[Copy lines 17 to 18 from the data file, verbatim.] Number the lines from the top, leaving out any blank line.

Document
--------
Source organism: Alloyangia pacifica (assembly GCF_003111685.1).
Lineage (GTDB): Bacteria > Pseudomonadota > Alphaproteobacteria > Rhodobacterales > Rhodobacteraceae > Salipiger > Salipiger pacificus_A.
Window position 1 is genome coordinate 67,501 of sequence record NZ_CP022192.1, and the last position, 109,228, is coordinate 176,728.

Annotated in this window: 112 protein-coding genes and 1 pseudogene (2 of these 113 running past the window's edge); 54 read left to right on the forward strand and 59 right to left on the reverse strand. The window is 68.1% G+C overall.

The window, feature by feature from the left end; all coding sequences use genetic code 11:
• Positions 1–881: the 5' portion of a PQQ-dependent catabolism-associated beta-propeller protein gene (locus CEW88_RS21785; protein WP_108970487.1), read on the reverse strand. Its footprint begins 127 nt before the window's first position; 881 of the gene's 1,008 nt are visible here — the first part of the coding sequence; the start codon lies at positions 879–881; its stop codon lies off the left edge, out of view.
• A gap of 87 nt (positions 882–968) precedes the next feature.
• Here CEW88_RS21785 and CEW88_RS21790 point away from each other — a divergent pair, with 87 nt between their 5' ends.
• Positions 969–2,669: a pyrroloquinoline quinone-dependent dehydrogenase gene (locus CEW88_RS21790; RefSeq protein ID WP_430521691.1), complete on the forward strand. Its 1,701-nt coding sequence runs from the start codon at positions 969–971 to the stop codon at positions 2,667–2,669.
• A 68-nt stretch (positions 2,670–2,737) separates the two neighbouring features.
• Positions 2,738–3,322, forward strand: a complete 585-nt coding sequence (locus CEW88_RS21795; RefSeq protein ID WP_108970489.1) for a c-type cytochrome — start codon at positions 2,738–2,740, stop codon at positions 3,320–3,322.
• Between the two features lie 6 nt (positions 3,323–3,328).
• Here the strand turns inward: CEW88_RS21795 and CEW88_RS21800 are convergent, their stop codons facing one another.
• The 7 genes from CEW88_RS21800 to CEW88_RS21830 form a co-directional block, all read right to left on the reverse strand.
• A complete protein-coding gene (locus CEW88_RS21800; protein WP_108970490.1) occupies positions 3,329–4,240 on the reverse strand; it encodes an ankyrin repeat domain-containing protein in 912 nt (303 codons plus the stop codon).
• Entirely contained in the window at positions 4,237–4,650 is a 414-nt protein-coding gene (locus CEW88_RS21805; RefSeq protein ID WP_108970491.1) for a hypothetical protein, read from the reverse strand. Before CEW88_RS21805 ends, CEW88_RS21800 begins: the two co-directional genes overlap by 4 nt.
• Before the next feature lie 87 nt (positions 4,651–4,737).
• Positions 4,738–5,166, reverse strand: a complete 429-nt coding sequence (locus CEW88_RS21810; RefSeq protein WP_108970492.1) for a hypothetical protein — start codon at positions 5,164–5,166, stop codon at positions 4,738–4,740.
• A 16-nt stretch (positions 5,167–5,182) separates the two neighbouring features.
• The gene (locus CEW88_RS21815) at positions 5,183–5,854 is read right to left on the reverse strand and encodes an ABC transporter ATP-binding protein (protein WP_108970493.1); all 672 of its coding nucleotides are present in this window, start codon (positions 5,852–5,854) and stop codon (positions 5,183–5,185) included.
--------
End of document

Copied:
• Before the next feature lie 87 nt (positions 4,651–4,737).
• Positions 4,738–5,166, reverse strand: a complete 429-nt coding sequence (locus CEW88_RS21810; RefSeq protein WP_108970492.1) for a hypothetical protein — start codon at positions 5,164–5,166, stop codon at positions 4,738–4,740.